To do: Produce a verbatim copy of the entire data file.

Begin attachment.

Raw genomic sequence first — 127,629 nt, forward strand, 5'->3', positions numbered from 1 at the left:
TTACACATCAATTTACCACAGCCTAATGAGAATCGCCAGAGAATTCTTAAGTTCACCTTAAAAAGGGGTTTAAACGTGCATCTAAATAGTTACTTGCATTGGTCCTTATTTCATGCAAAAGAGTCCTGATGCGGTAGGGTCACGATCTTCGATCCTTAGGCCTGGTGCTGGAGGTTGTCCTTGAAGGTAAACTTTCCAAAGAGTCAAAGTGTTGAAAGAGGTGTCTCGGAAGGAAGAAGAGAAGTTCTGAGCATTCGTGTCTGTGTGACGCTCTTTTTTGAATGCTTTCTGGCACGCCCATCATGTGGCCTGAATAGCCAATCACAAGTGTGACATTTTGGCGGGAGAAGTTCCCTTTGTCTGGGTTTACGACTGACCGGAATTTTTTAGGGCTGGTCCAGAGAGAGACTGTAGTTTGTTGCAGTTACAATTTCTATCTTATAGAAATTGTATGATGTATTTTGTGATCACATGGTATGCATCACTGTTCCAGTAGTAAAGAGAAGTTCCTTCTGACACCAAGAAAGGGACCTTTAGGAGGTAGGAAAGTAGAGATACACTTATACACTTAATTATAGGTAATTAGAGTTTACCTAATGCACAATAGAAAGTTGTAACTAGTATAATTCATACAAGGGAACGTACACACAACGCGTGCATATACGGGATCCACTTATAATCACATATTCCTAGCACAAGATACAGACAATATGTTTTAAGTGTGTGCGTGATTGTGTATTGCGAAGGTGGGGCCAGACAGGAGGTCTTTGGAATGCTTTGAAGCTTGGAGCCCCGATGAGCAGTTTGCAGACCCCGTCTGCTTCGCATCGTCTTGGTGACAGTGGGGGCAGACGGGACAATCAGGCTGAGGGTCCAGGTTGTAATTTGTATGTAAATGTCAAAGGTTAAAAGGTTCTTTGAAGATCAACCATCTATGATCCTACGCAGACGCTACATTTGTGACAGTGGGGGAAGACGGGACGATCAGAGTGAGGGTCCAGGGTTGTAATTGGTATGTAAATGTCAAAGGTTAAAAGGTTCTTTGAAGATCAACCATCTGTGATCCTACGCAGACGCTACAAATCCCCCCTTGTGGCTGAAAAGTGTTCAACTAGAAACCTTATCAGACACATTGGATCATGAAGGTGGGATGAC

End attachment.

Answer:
Raw genomic sequence first — 127,629 nt, forward strand, 5'->3', positions numbered from 1 at the left:
TTACACATCAATTTACCACAGCCTAATGAGAATCGCCAGAGAATTCTTAAGTTCACCTTAAAAAGGGGTTTAAACGTGCATCTAAATAGTTACTTGCATTGGTCCTTATTTCATGCAAAAGAGTCCTGATGCGGTAGGGTCACGATCTTCGATCCTTAGGCCTGGTGCTGGAGGTTGTCCTTGAAGGTAAACTTTCCAAAGAGTCAAAGTGTTGAAAGAGGTGTCTCGGAAGGAAGAAGAGAAGTTCTGAGCATTCGTGTCTGTGTGACGCTCTTTTTTGAATGCTTTCTGGCACGCCCATCATGTGGCCTGAATAGCCAATCACAAGTGTGACATTTTGGCGGGAGAAGTTCCCTTTGTCTGGGTTTACGACTGACCGGAATTTTTTAGGGCTGGTCCAGAGAGAGACTGTAGTTTGTTGCAGTTACAATTTCTATCTTATAGAAATTGTATGATGTATTTTGTGATCACATGGTATGCATCACTGTTCCAGTAGTAAAGAGAAGTTCCTTCTGACACCAAGAAAGGGACCTTTAGGAGGTAGGAAAGTAGAGATACACTTATACACTTAATTATAGGTAATTAGAGTTTACCTAATGCACAATAGAAAGTTGTAACTAGTATAATTCATACAAGGGAACGTACACACAACGCGTGCATATACGGGATCCACTTATAATCACATATTCCTAGCACAAGATACAGACAATATGTTTTAAGTGTGTGCGTGATTGTGTATTGCGAAGGTGGGGCCAGACAGGAGGTCTTTGGAATGCTTTGAAGCTTGGAGCCCCGATGAGCAGTTTGCAGACCCCGTCTGCTTCGCATCGTCTTGGTGACAGTGGGGGCAGACGGGACAATCAGGCTGAGGGTCCAGGTTGTAATTTGTATGTAAATGTCAAAGGTTAAAAGGTTCTTTGAAGATCAACCATCTATGATCCTACGCAGACGCTACATTTGTGACAGTGGGGGAAGACGGGACGATCAGAGTGAGGGTCCAGGGTTGTAATTGGTATGTAAATGTCAAAGGTTAAAAGGTTCTTTGAAGATCAACCATCTGTGATCCTACGCAGACGCTACAAATCCCCCCTTGTGGCTGAAAAGTGTTCAACTAGAAACCTTATCAGACACATTGGATCATGAAGGTGGGATGAC